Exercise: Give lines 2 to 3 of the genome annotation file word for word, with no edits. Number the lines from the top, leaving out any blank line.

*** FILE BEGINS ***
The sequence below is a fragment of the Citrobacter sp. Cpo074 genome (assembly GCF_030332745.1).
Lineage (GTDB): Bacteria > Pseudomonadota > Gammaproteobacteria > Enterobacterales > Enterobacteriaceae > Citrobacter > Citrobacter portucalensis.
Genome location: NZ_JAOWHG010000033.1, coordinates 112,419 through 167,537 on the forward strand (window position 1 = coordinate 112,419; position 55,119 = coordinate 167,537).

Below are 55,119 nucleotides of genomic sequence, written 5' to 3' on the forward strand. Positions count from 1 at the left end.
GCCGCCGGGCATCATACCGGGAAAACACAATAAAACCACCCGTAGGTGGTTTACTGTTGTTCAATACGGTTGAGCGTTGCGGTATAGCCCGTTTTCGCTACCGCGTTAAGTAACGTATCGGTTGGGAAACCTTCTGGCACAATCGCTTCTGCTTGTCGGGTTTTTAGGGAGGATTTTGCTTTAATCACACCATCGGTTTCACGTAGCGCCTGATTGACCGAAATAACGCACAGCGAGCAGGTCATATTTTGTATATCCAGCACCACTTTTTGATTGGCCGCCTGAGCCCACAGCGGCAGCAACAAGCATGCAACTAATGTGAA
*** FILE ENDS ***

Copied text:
Lineage (GTDB): Bacteria > Pseudomonadota > Gammaproteobacteria > Enterobacterales > Enterobacteriaceae > Citrobacter > Citrobacter portucalensis.
Genome location: NZ_JAOWHG010000033.1, coordinates 112,419 through 167,537 on the forward strand (window position 1 = coordinate 112,419; position 55,119 = coordinate 167,537).